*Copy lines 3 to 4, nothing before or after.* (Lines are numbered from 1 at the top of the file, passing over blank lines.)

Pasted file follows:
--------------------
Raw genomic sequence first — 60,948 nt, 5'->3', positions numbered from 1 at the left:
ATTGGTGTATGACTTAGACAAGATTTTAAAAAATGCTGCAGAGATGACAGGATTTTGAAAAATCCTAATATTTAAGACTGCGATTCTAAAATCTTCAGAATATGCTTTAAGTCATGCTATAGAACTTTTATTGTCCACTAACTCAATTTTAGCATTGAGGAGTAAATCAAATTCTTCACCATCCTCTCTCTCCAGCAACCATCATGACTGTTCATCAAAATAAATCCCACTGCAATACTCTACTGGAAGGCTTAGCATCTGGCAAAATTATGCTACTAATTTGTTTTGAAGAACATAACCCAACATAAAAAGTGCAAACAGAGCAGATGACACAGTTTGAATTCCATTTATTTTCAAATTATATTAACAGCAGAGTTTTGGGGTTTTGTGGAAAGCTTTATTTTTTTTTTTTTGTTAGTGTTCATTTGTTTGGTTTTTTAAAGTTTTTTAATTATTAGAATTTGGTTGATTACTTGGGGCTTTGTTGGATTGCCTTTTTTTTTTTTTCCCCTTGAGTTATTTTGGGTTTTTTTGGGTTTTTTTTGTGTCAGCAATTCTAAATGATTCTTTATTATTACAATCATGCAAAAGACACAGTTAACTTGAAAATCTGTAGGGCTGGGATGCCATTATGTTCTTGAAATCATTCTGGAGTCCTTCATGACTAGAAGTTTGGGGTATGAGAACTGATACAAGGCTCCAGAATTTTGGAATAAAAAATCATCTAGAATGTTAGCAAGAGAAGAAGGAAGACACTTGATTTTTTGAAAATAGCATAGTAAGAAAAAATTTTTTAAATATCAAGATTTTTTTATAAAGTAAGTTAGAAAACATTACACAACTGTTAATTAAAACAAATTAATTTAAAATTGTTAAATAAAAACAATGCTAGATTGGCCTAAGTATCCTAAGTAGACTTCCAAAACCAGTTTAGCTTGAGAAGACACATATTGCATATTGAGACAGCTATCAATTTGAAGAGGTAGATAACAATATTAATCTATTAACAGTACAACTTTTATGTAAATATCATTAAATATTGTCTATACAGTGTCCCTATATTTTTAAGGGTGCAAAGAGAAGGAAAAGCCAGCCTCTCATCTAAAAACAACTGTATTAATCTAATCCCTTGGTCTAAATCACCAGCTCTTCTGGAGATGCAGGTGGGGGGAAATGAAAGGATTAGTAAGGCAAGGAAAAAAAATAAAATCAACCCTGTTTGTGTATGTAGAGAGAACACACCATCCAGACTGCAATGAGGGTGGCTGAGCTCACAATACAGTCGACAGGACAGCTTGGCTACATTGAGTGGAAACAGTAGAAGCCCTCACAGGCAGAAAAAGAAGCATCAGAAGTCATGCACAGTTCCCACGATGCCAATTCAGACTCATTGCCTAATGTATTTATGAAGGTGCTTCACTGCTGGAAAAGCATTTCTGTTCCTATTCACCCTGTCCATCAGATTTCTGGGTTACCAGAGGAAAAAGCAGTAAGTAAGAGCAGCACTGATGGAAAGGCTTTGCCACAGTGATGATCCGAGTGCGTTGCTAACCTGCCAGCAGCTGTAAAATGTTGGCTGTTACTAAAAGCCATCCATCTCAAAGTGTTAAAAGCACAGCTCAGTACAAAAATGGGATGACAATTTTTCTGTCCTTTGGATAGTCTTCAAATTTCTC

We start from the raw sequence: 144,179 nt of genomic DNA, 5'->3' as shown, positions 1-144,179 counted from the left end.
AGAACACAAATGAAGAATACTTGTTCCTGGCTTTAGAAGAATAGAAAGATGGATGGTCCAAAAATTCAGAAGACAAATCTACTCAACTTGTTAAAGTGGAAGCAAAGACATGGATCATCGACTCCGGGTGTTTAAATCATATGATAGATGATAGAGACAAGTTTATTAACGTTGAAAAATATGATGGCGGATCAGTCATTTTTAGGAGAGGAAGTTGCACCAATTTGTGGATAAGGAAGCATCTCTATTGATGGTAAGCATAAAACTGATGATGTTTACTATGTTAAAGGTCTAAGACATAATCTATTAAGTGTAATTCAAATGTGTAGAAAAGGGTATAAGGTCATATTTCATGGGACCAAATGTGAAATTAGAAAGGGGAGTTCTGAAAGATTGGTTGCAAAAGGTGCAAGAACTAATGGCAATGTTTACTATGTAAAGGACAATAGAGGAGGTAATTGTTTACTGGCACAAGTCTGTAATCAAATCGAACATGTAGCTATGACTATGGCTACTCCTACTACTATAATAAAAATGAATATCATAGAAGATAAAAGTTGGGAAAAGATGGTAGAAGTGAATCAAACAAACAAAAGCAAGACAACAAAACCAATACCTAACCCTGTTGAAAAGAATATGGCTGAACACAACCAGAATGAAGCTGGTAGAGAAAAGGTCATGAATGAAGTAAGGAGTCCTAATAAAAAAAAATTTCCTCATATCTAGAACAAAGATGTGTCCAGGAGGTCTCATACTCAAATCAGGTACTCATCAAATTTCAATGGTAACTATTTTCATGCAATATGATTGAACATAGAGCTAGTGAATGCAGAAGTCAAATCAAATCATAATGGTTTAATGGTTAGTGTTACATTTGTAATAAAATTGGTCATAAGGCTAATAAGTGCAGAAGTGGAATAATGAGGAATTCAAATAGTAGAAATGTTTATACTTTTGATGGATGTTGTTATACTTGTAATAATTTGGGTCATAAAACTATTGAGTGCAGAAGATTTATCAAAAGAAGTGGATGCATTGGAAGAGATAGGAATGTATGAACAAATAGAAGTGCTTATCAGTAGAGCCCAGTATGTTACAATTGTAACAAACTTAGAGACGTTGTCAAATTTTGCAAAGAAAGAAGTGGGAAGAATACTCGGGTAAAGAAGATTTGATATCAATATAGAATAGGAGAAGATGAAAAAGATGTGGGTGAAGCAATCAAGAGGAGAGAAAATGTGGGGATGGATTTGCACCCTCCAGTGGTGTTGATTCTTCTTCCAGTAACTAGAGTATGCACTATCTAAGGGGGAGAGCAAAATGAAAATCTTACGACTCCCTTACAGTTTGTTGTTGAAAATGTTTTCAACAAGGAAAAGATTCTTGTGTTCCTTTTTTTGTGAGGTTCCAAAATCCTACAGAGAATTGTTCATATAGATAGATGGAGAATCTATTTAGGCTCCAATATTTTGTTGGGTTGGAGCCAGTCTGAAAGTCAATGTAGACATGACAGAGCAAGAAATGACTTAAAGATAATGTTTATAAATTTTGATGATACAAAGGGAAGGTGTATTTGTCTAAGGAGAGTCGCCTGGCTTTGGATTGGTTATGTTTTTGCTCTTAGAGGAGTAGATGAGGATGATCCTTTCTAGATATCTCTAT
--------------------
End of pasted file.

We start from the raw sequence: 144,179 nt of genomic DNA, 5'->3' as shown, positions 1-144,179 counted from the left end.
AGAACACAAATGAAGAATACTTGTTCCTGGCTTTAGAAGAATAGAAAGATGGATGGTCCAAAAATTCAGAAGACAAATCTACTCAACTTGTTAAAGTGGAAGCAAAGACATGGATCATCGACTCCGGGTGTTTAAATCATATGATAGATGATAGAGACAAGTTTATTAACGTTGAAAAATATGATGGCGGATCAGTCATTTTTAGGAGAGGAAGTTGCACCAATTTGTGGATAAGGAAGCATCTCTATTGATGGTAAGCATAAAACTGATGATGTTTACTATGTTAAAGGTCTAAGACATAATCTATTAAGTGTAATTCAAATGTGTAGAAAAGGGTATAAGGTCATATTTCATGGGACCAAATGTGAAATTAGAAAGGGGAGTTCTGAAAGATTGGTTGCAAAAGGTGCAAGAACTAATGGCAATGTTTACTATGTAAAGGACAATAGAGGAGGTAATTGTTTACTGGCACAAGTCTGTAATCAAATCGAACATGTAGCTATGACTATGGCTACTCCTACTACTATAATAAAAATGAATATCATAGAAGATAAAAGTTGGGAAAAGATGGTAGAAGTGAATCAAACAAACAAAAGCAAGACAACAAAACCAATACCTAACCCTGTTGAAAAGAATATGGCTGAACACAACCAGAATGAAGCTGGTAGAGAAAAGGTCATGAATGAAGTAAGGAGTCCTAATAAAAAAAAATTTCCTCATATCTAGAACAAAGATGTGTCCAGGAGGTCTCATACTCAAATCAGGTACTCATCAAATTTCAATGGTAACTATTTTCATGCAATATGATTGAACATAGAGCTAGTGAATGCAGAAGTCAAATCAAATCATAATGGTTTAATGGTTAGTGTTACATTTGTAATAAAATTGGTCATAAGGCTAATAAGTGCAGAAGTGGAATAATGAGGAATTCAAATAGTAGAAATGTTTATACTTTTGATGGATGTTGTTATACTTGTAATAATTTGGGTCATAAAACTATTGAGTGCAGAAGATTTATCAAAAGAAGTGGATGCATTGGAAGAGATAGGAATGTATGAACAAATAGAAGTGCTTATCAGTAGAGCCCAGTATGTTACAATTGTAACAAACTTAGAGACGTTGTCAAATTTTGCAAAGAAAGAAGTGGGAAGAATACTCGGGTAAAGAAGATTTGATATCAATATAGAATAGGAGAAGATGAAAAAGATGTGGGTGAAGCAATCAAGAGGAGAGAAAATGTGGGGATGGATTTGCACCCTCCAGTGGTGTTGATTCTTCTTCCAGTAACTAGAGTATGCACTATCTAAGGGGGAGAGCAAAATGAAAATCTTACGACTCCCTTACAGTTTGTTGTTGAAAATGTTTTCAACAAGGAAAAGATTCTTGTGTTCCTTTTTTTGTGAGGTTCCAAAATCCTACAGAGAATTGTTCATATAGATAGATGGAGAATCTATTTAGGCTCCAATATTTTGTTGGGTTGGAGCCAGTCTGAAAGTCAATGTAGACATGACAGAGCAAGAAATGACTTAAAGATAATGTTTATAAATTTTGATGATACAAAGGGAAGGTGTATTTGTCTAAGGAGAGTCGCCTGGCTTTGGATTGGTTATGTTTTTGCTCTTAGAGGAGTAGATGAGGATGATCCTTTCTAGATATCTCTAT